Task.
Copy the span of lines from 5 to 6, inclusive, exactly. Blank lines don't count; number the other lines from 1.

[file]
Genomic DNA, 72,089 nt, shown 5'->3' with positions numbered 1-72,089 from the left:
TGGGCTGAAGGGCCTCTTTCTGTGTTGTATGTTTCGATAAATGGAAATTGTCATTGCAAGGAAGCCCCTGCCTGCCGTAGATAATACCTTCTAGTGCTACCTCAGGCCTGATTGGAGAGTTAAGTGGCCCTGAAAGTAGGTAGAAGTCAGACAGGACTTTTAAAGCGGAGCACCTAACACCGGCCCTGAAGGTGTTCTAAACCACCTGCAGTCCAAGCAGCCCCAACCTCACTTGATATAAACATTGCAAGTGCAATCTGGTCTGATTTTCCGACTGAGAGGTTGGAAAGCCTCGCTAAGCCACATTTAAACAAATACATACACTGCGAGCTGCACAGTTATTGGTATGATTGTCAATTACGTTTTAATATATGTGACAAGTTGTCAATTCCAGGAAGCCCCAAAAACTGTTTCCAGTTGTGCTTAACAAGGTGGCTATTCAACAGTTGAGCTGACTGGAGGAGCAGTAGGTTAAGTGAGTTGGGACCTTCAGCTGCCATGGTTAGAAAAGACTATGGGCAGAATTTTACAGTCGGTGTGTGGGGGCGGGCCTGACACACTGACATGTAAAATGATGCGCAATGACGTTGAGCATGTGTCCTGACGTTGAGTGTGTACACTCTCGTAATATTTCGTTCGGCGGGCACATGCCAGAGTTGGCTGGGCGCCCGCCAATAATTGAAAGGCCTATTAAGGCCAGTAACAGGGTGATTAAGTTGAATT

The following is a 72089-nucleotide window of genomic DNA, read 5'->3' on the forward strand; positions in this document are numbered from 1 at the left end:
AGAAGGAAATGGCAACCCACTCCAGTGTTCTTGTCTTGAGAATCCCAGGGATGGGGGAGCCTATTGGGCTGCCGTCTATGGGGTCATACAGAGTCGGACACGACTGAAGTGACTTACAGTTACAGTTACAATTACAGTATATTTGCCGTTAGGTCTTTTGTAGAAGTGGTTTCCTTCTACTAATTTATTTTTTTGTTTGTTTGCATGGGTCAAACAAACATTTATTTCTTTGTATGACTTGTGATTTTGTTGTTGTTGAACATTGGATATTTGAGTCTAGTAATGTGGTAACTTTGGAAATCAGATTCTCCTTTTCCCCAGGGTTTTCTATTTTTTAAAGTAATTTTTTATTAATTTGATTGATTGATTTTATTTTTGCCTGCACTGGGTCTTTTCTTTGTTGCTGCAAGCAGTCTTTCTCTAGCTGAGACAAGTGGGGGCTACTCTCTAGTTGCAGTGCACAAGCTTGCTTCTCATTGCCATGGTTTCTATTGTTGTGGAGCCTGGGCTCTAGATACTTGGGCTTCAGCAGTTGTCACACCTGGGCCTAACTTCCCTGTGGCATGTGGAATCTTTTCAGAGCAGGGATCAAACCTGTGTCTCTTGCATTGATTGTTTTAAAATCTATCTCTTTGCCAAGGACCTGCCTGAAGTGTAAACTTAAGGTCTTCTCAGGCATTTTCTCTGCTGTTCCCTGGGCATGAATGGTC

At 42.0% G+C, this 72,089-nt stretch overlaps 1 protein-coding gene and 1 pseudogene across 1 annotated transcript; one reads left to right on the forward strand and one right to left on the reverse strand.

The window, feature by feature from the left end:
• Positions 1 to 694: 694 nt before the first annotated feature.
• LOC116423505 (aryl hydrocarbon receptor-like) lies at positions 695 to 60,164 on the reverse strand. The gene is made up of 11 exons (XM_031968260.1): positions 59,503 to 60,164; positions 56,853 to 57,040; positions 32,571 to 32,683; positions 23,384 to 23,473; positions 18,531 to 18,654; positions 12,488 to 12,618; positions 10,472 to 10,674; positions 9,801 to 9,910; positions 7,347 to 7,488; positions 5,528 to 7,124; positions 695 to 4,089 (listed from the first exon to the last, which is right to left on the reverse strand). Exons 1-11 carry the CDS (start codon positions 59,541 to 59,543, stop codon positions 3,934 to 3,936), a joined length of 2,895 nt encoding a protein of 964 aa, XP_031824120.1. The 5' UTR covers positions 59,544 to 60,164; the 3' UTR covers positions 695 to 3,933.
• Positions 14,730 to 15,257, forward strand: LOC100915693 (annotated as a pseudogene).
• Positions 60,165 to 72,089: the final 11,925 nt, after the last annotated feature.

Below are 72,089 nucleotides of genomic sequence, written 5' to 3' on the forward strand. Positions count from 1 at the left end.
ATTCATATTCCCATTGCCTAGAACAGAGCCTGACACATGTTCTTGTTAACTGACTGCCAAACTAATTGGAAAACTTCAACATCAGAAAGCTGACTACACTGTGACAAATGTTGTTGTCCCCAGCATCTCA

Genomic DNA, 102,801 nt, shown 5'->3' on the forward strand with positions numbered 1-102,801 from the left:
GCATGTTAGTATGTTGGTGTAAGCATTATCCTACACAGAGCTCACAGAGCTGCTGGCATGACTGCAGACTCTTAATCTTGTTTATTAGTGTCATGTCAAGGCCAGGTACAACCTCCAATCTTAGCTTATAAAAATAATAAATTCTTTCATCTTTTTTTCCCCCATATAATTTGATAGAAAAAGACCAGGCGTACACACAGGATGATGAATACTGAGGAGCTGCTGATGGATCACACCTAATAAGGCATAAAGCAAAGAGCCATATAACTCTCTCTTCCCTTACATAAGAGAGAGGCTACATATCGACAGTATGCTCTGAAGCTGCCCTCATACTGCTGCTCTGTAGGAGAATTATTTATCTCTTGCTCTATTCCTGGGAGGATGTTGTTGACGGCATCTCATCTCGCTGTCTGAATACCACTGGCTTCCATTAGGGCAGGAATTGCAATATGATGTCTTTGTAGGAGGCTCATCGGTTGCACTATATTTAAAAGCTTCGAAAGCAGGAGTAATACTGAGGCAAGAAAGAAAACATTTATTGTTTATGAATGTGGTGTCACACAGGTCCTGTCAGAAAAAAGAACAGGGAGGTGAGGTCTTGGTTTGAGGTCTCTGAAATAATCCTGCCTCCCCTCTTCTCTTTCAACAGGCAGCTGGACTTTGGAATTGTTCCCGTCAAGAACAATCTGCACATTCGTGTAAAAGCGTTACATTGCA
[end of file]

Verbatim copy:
At 42.0% G+C, this 72,089-nt stretch overlaps 1 protein-coding gene and 1 pseudogene across 1 annotated transcript; one reads left to right on the forward strand and one right to left on the reverse strand.

The window, feature by feature from the left end: